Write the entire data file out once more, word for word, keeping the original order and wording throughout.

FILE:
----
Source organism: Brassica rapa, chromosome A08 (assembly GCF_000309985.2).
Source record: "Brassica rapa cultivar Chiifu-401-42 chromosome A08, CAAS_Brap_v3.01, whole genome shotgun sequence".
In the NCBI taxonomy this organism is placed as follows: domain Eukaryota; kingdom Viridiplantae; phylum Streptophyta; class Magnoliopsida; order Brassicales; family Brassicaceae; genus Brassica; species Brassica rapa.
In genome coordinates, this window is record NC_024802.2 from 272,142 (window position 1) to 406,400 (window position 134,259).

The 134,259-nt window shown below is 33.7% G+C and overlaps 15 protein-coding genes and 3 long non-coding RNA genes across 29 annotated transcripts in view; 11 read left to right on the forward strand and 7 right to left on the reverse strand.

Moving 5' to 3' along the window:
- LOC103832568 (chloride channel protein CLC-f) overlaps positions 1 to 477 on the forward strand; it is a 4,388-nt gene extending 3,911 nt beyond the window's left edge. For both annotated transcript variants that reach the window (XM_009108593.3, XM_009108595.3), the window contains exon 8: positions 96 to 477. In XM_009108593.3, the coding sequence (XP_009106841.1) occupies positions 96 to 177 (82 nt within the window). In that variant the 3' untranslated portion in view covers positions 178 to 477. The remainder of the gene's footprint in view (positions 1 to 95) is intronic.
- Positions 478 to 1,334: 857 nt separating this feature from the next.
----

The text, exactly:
Source organism: Brassica rapa, chromosome A08 (assembly GCF_000309985.2).
Source record: "Brassica rapa cultivar Chiifu-401-42 chromosome A08, CAAS_Brap_v3.01, whole genome shotgun sequence".
In the NCBI taxonomy this organism is placed as follows: domain Eukaryota; kingdom Viridiplantae; phylum Streptophyta; class Magnoliopsida; order Brassicales; family Brassicaceae; genus Brassica; species Brassica rapa.
In genome coordinates, this window is record NC_024802.2 from 272,142 (window position 1) to 406,400 (window position 134,259).

The 134,259-nt window shown below is 33.7% G+C and overlaps 15 protein-coding genes and 3 long non-coding RNA genes across 29 annotated transcripts in view; 11 read left to right on the forward strand and 7 right to left on the reverse strand.

Moving 5' to 3' along the window:
- LOC103832568 (chloride channel protein CLC-f) overlaps positions 1 to 477 on the forward strand; it is a 4,388-nt gene extending 3,911 nt beyond the window's left edge. For both annotated transcript variants that reach the window (XM_009108593.3, XM_009108595.3), the window contains exon 8: positions 96 to 477. In XM_009108593.3, the coding sequence (XP_009106841.1) occupies positions 96 to 177 (82 nt within the window). In that variant the 3' untranslated portion in view covers positions 178 to 477. The remainder of the gene's footprint in view (positions 1 to 95) is intronic.
- Positions 478 to 1,334: 857 nt separating this feature from the next.